The validity of the theory is proven by correct prediction of events, and one of the best ways to verify this is to invest. Investing in listed companies allows me to demonstrate the validity of my theory with my own money and gives clients confidence that the methods and recommendations given to them are indeed valid.

As the growth of the company’s long-term value is predicted by the growth of gross profit, which in turn depends on the company’s manager’s ability to continuously innovate profitably, I invest in companies whose gross profit growth exceeds competitors (with the exception of biotechnology, if there is no turnover yet) and whose leader has a very good knowledge of the field and has high ambviersion. Examples of such extraordinary leaders are Jeff Bezos, Arie Belldegrun.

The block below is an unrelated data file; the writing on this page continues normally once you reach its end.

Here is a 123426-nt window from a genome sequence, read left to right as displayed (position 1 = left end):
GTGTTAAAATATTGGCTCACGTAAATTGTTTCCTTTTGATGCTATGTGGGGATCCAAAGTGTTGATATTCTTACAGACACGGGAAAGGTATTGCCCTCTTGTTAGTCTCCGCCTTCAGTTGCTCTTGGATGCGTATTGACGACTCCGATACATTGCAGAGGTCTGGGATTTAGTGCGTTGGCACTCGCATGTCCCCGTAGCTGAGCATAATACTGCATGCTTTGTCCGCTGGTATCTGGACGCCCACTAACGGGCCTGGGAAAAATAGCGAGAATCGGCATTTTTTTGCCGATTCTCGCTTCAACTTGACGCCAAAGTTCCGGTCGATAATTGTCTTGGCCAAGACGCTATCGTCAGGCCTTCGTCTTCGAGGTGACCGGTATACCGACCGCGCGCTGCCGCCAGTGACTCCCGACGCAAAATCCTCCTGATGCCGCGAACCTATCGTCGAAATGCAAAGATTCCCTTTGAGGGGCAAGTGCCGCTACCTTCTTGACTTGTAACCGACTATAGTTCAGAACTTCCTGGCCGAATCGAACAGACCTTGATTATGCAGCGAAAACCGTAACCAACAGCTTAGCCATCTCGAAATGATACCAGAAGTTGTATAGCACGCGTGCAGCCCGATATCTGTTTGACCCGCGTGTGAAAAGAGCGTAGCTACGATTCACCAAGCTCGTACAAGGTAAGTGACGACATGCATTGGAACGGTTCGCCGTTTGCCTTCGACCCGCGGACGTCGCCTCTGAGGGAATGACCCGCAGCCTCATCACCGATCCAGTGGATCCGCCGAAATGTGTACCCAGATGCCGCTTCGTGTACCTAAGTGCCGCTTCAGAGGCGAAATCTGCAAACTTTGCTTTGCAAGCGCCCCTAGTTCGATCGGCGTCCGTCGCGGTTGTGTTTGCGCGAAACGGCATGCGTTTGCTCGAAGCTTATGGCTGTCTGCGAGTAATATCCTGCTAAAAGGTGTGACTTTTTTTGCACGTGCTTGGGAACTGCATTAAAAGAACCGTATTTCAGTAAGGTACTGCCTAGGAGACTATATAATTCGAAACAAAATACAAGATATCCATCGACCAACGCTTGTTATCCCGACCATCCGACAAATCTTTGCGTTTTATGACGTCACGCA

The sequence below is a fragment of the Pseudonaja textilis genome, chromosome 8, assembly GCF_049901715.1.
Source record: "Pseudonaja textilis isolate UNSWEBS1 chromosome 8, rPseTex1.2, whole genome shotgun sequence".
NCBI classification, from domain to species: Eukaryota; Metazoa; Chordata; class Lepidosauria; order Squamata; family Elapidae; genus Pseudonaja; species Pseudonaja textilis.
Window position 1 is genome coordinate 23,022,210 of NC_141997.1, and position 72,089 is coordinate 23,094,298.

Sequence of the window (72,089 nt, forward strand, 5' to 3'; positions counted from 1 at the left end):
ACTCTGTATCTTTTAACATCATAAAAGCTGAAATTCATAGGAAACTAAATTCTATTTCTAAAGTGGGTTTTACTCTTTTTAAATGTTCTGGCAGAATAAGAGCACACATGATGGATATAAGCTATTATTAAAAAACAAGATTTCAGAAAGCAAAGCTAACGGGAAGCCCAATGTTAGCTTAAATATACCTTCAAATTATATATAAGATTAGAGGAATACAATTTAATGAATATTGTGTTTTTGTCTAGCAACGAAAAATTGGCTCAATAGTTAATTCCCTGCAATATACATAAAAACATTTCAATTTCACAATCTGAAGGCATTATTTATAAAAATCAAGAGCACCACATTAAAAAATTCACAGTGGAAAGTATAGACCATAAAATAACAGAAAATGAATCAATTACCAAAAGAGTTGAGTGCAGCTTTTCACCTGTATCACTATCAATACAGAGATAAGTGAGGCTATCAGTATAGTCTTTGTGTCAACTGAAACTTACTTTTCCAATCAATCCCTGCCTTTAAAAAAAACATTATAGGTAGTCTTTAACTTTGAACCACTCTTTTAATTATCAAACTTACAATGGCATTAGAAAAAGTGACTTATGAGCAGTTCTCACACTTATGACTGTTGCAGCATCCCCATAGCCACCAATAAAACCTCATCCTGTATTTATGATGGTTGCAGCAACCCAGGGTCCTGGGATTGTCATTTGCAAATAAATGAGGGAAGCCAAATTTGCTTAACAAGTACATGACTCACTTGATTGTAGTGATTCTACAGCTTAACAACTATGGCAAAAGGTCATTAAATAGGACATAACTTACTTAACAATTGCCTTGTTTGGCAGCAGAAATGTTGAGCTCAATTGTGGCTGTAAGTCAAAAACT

The validity of the extraordinary manager’s theory is confirmed by the significant increase in my return on investment after I began to invest consistently on the basis of this theory. While in the first nine years (2005-2013) the profit of my equity portfolio exceeded the S&P 500 index by only 9%, in the next seven years (2014-2020) the profit exceeded the index almost twice (89%).

Although portfolio earnings growth is not a very accurate indicator for comparison (depending on the addition and withdrawal of money invested in stocks, which I have repeatedly done), it convincingly demonstrates the validity of the extraordinary manager’s theory.